Subscribe to Breaking News emails

You have successfully subscribed to the Breaking News email.

Subscribe today to be the first to to know about breaking news and special reports.

Tammy Duckworth gives birth, the first U.S. senator to do so while in office

Only 10 women since the nation’s founding have had a baby while serving in Congress.

by Saleah Blancaflor /  / Updated 

Sen. Tammy Duckworth, D-Ill., gave birth to a daughter Monday, becoming the first U.S. senator to have a baby while in office. Her office confirmed the birth.

Her daughter, named Maile Pearl Bowlsbey, is the second for Duckworth and her husband, Bryan Bowlsbey. Their first, Abigail, was born on Nov. 18, 2014, when Duckworth was a member of the House.

The Chicago Sun-Times was the first to report the news.

“Bryan, Abigail and I couldn’t be happier to welcome little Maile Pearl as the newest addition to our family and we’re deeply honored that our good friend Senator Akaka was able to bless her name for us — his help in naming both of our daughters means he will always be with us," Duckworth said in a statement, referring to the former Sen. Daniel Akaka of Hawaii, who died on April 6.

The statement said that the senator and her family were doing well.

In January, Duckworth said in an interview that aired on Today that conceiving her second daughter was “a struggle.”

“It was a very long journey,” she said. “We’re very, very blessed.”

Duckworth is one of only 10 women since the nation’s founding who have given birth while serving in Congress, according to the Office of the Historian and the Clerk of the House's Office of Art and Archives.

 Sen.-elect Tammy Duckworth, D-Ill., celebrates her win over incumbent Sen. Mark Kirk, R-Ill., during her election night party, Tuesday, Nov. 8, 2016, in Chicago. Charles Rex Arbogast / AP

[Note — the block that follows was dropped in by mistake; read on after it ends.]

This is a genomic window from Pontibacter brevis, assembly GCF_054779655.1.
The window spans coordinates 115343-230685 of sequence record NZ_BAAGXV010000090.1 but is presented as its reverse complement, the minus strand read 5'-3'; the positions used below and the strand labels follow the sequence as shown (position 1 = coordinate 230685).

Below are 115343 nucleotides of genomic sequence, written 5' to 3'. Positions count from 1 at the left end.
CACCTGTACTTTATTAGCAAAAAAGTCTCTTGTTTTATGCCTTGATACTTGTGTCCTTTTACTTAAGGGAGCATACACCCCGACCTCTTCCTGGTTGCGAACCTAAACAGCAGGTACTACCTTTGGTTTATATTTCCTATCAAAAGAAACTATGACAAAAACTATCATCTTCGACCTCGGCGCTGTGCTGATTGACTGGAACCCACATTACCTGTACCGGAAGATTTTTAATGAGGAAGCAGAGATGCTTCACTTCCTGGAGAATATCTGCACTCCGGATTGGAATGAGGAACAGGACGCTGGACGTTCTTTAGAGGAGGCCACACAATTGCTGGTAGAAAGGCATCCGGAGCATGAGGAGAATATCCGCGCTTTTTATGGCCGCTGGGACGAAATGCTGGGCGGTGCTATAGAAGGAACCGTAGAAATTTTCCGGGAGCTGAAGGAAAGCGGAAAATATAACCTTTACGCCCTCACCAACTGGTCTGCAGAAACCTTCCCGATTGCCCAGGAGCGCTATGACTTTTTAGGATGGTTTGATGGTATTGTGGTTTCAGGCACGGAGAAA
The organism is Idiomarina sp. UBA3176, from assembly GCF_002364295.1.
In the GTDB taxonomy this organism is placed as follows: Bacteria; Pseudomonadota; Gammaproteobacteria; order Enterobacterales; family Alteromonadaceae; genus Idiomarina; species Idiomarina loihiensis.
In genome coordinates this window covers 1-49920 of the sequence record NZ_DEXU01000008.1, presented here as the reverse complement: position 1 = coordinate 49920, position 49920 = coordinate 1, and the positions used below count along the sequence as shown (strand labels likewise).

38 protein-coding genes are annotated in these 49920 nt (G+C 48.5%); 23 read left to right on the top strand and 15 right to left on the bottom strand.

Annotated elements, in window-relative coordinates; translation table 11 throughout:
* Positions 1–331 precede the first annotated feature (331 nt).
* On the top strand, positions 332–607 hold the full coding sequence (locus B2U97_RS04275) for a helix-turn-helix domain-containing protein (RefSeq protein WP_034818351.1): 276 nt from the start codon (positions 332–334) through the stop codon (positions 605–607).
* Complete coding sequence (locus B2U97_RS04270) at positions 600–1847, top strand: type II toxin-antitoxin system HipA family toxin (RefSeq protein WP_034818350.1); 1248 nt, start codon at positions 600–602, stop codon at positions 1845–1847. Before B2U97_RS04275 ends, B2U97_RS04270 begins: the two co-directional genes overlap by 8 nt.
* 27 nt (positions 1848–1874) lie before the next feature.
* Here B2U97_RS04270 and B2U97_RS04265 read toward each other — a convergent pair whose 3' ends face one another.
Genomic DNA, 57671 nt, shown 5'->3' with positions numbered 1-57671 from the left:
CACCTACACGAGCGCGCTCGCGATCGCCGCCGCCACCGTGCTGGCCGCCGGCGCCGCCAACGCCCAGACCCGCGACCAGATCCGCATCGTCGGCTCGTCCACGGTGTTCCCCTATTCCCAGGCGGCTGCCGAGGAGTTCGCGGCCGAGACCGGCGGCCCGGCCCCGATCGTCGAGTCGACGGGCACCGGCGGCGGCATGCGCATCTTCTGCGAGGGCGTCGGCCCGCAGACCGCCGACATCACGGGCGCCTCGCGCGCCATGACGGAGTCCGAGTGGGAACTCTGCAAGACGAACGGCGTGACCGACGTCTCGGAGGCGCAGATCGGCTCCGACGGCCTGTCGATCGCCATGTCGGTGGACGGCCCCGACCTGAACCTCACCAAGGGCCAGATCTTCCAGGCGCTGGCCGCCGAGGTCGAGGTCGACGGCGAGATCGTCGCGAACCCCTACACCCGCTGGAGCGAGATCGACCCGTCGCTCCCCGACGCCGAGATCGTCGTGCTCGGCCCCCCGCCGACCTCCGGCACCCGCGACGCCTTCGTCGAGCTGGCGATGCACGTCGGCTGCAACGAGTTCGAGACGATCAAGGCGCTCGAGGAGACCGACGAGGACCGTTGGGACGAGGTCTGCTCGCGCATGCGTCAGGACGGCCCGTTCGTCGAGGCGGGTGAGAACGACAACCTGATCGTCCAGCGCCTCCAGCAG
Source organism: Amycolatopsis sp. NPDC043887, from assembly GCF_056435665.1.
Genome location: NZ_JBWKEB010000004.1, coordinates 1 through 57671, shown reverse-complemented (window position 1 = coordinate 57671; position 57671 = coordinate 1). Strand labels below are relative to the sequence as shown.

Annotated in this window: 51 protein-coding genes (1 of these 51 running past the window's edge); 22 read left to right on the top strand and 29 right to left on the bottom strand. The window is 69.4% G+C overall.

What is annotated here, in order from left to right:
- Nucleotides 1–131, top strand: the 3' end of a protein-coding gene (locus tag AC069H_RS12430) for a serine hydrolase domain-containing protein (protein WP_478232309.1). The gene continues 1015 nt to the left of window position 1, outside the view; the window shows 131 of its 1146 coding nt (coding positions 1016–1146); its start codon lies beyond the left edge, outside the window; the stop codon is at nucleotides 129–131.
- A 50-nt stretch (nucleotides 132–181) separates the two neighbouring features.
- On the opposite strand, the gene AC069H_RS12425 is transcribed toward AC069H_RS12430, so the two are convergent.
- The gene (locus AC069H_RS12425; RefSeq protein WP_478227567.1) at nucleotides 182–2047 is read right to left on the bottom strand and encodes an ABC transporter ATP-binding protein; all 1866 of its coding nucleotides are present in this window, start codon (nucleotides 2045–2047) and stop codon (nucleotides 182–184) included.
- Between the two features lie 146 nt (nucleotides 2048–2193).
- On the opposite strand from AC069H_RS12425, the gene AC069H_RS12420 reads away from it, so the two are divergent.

The statement from Duckworth's office added that her experiences as a working mother have given her a particular perspective serving in Congress, where she has worked on issues affecting working families.

“Parenthood isn’t just a women’s issue, it’s an economic issue and one that affects all parents — men and women alike,” Duckworth said in the statement. “As tough as juggling the demands of motherhood and being a Senator can be, I’m hardly alone or unique as a working parent, and my children only make me more committed to doing my job and standing up for hardworking families everywhere.”

Follow NBC Asian America on Facebook, Twitter, Instagram and Tumblr.

MORE FROM news

Have feedback?

How likely are you to recommend nbcnews.com to a friend or colleague?

0 = Very unlikely
10 = Very likely
Please select answer

Is your feedback about:

Please select answer

Leave your email if you’d like us to respond. (Optional)

Please enter a valid email address

Thank you!

Your feedback has been sent out. Please enjoy more of our content.

We appreciate your help making nbcnews.com a better place.